If you analyze data in R and share information through Microsoft 365, I have good news: there is an easy way to connect R with Outlook, Teams, OneDrive, and SharePoint. The Microsoft365R R package, developed by the Microsoft Azure team, includes functionality to work with the Microsoft 365 R APIs.
Here we will see how to send Outlook emails and Teams messages with R.
Microsoft365R is available from CRAN, so you can install it with
Authenticate R to work with Outlook
The first step is to authenticate R to work with your account. The role for that depends on the Microsoft 365 service and if you are on a business or personal account.
To authorize a business Outlook account, for example, upload the Microsoft365R package and then use your
my_outlook <- get_business_outlook()
In the code above, I am creating a new object.
my_outlook of class
If you are using a personal Outlook account, use the function
get_personal_outlook() instead of.
You may have a problem with your work account and see an error stating that authentication failed “due to policies configured by your administrator.” The Microsoft 365R Authentication Bullet has some suggestions on how to deal with this. You can see the bullet by running the bullet R base function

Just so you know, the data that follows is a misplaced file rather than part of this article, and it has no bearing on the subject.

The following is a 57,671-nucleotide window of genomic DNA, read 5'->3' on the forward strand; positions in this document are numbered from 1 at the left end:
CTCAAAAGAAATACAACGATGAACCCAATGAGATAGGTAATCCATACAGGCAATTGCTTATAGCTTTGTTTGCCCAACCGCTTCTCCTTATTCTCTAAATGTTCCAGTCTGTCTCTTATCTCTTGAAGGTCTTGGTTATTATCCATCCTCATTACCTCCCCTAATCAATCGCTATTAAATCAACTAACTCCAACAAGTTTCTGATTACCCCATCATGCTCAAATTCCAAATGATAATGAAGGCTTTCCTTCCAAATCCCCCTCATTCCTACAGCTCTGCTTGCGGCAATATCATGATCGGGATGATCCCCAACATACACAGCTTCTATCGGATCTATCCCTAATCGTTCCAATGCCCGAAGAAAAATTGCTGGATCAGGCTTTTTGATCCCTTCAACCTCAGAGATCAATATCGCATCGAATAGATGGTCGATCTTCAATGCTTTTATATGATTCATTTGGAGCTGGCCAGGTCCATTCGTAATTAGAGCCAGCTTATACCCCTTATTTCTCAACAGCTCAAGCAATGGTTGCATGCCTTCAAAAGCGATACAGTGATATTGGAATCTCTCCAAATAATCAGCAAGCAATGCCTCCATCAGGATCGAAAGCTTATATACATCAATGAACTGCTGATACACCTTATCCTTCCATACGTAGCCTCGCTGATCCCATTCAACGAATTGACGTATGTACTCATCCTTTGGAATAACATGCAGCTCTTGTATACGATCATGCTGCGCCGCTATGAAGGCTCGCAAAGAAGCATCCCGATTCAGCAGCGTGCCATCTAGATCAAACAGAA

vignette("auth", package = "Microsoft365R").
That bullet links to another page with some helpful tips.
The app ID in bold is the official Microsoft app ID. Adding it as an argument to the auth function sometimes helps with approval:
my_outlook <- get_business_outlook(app = "d44a05d5-c6a5-4bbb-82d2-443123722380")
To reiterate: the app ID is nothing of me configuration specifically; is the ID of the official Microsoft application. (And in case someone from your IT department asks about this, you can honestly explain that the advice comes from Microsoft’s own Azure team documentation.)
If authentication works, a browser window will appear asking you to sign in to your Microsoft account and your application will authenticate successfully.
Send Outlook email with R
There are many things you can do with your new Outlook connection, including reading and deleting emails. But the most interesting thing for me is sending an email. To do that, start by creating an email object using the
create_mail() method of your
ms_outlook object, like:
my_email <- my_outlook$create_email("Body text I want in my email",